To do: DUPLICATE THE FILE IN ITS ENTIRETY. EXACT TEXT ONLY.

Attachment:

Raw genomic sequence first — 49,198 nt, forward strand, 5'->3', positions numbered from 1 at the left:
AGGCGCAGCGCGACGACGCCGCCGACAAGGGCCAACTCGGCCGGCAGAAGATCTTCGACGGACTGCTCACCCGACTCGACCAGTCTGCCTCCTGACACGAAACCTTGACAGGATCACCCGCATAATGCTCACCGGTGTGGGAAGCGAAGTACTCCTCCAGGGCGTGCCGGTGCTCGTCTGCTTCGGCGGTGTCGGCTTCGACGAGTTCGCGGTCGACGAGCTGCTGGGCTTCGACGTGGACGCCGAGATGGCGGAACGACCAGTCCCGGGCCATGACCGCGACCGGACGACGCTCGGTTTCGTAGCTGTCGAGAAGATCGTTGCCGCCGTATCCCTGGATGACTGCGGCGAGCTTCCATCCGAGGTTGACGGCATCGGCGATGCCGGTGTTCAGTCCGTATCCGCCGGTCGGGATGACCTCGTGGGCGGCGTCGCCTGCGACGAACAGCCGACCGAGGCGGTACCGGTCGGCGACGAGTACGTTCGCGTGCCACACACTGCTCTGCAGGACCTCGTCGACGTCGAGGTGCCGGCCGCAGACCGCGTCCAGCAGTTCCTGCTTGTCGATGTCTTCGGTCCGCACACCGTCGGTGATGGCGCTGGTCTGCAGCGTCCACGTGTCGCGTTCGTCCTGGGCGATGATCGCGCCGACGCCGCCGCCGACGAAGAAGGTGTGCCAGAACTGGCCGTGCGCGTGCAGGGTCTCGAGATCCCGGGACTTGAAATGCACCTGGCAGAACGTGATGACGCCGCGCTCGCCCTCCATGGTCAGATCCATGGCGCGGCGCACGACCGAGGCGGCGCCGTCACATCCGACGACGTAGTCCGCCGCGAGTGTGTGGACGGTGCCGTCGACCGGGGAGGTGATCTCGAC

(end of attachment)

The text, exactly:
Raw genomic sequence first — 49,198 nt, forward strand, 5'->3', positions numbered from 1 at the left:
AGGCGCAGCGCGACGACGCCGCCGACAAGGGCCAACTCGGCCGGCAGAAGATCTTCGACGGACTGCTCACCCGACTCGACCAGTCTGCCTCCTGACACGAAACCTTGACAGGATCACCCGCATAATGCTCACCGGTGTGGGAAGCGAAGTACTCCTCCAGGGCGTGCCGGTGCTCGTCTGCTTCGGCGGTGTCGGCTTCGACGAGTTCGCGGTCGACGAGCTGCTGGGCTTCGACGTGGACGCCGAGATGGCGGAACGACCAGTCCCGGGCCATGACCGCGACCGGACGACGCTCGGTTTCGTAGCTGTCGAGAAGATCGTTGCCGCCGTATCCCTGGATGACTGCGGCGAGCTTCCATCCGAGGTTGACGGCATCGGCGATGCCGGTGTTCAGTCCGTATCCGCCGGTCGGGATGACCTCGTGGGCGGCGTCGCCTGCGACGAACAGCCGACCGAGGCGGTACCGGTCGGCGACGAGTACGTTCGCGTGCCACACACTGCTCTGCAGGACCTCGTCGACGTCGAGGTGCCGGCCGCAGACCGCGTCCAGCAGTTCCTGCTTGTCGATGTCTTCGGTCCGCACACCGTCGGTGATGGCGCTGGTCTGCAGCGTCCACGTGTCGCGTTCGTCCTGGGCGATGATCGCGCCGACGCCGCCGCCGACGAAGAAGGTGTGCCAGAACTGGCCGTGCGCGTGCAGGGTCTCGAGATCCCGGGACTTGAAATGCACCTGGCAGAACGTGATGACGCCGCGCTCGCCCTCCATGGTCAGATCCATGGCGCGGCGCACGACCGAGGCGGCGCCGTCACATCCGACGACGTAGTCCGCCGCGAGTGTGTGGACGGTGCCGTCGACCGGGGAGGTGATCTCGAC